Knoxville v. Knoxville Water Co. - 212 U.S. 1 (1909)
U.S. Supreme Court
Knoxville v. Knoxville Water Co., 212 U.S. 1 (1909)
City of Knoxville v. Knoxville Water Company
Argued April 28, 1908
Decided January 4, 1909
212 U.S. 1
Ratemaking is a legislative function, whether exercised by the legislature or by a subordinate body to which power has been delegated, such as a municipality.
While courts may refuse to enforce legislation on constitutional grounds, the power should only be exercised in the clearest cases.
In ordinary equity suits, findings of the master and the court below are conclusive here unless unsupported by the evidence or made under erroneous view of law; but where the constitutionality of a legislative act is involved, this Court, from the respect due to legislative authority, will not regard such findings a conclusive.
In estimating for rate-fixing purposes the value of a plant, cost of reproduction is not a fair measure of value unless a substantial allowance is made for depreciation. Quaere whether anything can be allowed in the case of the plant of a public service corporation for "going concern" above the value of the separate tangible elements.
In valuing for rate-fixing the plant of a public service corporation, bonds and stocks issued for its purchase and construction in excess of it cost and by and to parties interested in and controlling the company afford neither measure nor guide.
In determining whether a rate affords a fair return, the amount must be considered as fixed by the ordinance, and not as voluntarily reduced by the corporation, even if such reduction be in accordance with custom and for the purpose of obtaining prompt payment.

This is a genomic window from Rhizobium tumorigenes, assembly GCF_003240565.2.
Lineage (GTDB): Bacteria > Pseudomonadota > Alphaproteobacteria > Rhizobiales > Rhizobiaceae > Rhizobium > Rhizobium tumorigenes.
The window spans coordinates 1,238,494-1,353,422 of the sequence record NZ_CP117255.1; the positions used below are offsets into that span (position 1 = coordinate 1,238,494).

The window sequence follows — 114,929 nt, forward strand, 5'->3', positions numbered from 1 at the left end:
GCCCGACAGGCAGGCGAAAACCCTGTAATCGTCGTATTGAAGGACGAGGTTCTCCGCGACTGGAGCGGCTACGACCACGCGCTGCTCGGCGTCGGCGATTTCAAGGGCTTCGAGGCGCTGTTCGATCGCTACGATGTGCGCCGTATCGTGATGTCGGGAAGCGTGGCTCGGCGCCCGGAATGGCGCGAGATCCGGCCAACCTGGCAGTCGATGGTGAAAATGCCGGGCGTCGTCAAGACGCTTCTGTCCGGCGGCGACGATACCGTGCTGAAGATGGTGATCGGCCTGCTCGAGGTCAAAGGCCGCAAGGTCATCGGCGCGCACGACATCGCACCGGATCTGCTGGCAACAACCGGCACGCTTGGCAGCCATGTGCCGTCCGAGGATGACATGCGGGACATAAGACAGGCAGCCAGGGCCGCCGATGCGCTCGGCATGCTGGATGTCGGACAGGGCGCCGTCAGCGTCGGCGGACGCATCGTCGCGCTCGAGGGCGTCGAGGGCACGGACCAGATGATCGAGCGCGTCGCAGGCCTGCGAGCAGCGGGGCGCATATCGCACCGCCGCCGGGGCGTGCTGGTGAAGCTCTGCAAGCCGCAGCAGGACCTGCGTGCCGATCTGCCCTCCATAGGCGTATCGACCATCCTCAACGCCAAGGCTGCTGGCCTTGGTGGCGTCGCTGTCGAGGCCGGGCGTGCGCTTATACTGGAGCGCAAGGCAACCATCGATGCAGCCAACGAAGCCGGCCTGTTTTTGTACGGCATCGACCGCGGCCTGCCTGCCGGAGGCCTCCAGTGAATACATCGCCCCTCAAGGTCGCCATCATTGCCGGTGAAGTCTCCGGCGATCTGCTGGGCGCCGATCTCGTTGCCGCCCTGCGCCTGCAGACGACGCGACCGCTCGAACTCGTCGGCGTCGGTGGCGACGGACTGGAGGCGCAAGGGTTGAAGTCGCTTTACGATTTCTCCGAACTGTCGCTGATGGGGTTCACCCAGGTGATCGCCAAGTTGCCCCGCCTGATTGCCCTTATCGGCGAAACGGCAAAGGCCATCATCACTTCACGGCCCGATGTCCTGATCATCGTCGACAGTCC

In determining whether a rate is confiscatory, the court is not confined to evidence as to the income of the corporation affected for the fiscal year during or preceding that in which the rate was fixed; it may receive evidence as to such income in subsequent years.
Federal courts should not declare an ordinance fixing rates for a public service corporation unconstitutional and suspend its operation before it goes into effect unless the rate is clearly confiscatory, and unless complainant furnishes substantial evidence to that effect, the bill should be dismissed without prejudice to a further application to the courts if the rate after going into effect is actually confiscatory.
A sufficient amount should be allowed from the earnings of a public service corporation for making good depreciation of plant and replacing deteriorated portions thereof, but amounts so expended cannot be considered as additional to the original cost in valuing the plant for purposes of ascertaining whether a rate is confiscatory.
Quaere, and not decided, whether, under the circumstances of this case, an ordinance fixing a rate yielding a return of four percent after allowing two percent for depreciation is confiscatory, and amounts to a deprivation of property without due process of law or a taking of property without compensation.
The facts, which involve the constitutional validity of an ordinance of the City of Knoxville fixing maximum rates to be charged for water by the defendant water company, are stated in the opinion.